an interface connected to the request generator to read data from the buffer memory in the access data length designated by the request signal, wherein the frequency of a transfer clock signal used for transferring digital data between the interface and the buffer memory is greater than that of an operation clock signal of the access circuit.
9. The access circuit according to claim 8, wherein the interface accesses the buffer memory in each of the access data lengths.
10. The access circuit according to claim 8, wherein the decoder generates a data unit designation signal indicating a decoding result of the address data.
11. The access circuit according to claim 10, wherein the request generator provides the interface with the request signal that is selected from a plurality of request signals in accordance with the data unit designation signal.
12. The access circuit according to claim 11, wherein the plurality of access data lengths include one byte, one word, and two words.
13. The access circuit according to claim 8, wherein the address data received by the decoder is generated by the control circuit in accordance with access data length of digital data to be written in the buffer memory.
14. An access circuit for receiving address data from a control circuit and transferring digital data to and from a buffer memory in a plurality of access data units, the access circuit comprising:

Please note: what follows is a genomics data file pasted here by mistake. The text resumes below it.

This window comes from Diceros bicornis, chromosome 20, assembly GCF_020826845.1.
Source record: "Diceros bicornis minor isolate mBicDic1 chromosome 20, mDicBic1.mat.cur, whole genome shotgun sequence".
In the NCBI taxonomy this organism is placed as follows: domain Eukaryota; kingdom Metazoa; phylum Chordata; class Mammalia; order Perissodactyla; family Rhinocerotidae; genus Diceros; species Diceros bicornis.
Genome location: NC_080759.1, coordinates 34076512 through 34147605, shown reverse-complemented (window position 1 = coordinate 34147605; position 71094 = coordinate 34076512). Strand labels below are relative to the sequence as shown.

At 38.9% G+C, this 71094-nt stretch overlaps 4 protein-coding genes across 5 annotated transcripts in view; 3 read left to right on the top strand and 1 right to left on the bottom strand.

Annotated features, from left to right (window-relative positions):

a decoder for decoding the address data, wherein the decoder generates a data unit designation signal having a plurality of bits to designate one of the access data units in accordance with the address data;
a latch section connected to the decoder and including a plurality of latch circuits, each for holding a respective one of the bits;
a request generator connected to the latch section to generate a request signal corresponding to one of the access data units in accordance with the output of the latch section; and
an interface connected to the request generator to access the buffer memory from a head address designated by the address data in the access data unit designated by the data unit designation signal, wherein the frequency of a transfer clock signal used for transferring digital data between the interface and the buffer memory is greater than that of an operation clock signal of the access circuit.
Description
CROSS-REFERENCES TO RELATED APPLICATIONS

This application is based upon and claims the benefit of priority from prior Japanese Patent Application No. 2002-248716 filed on Aug. 28, 2002, the entire contents of which are incorporated herein by reference.

BACKGROUND OF THE INVENTION

The present invention relates to an access circuit for accessing a buffer memory in accordance with a command from an external circuit.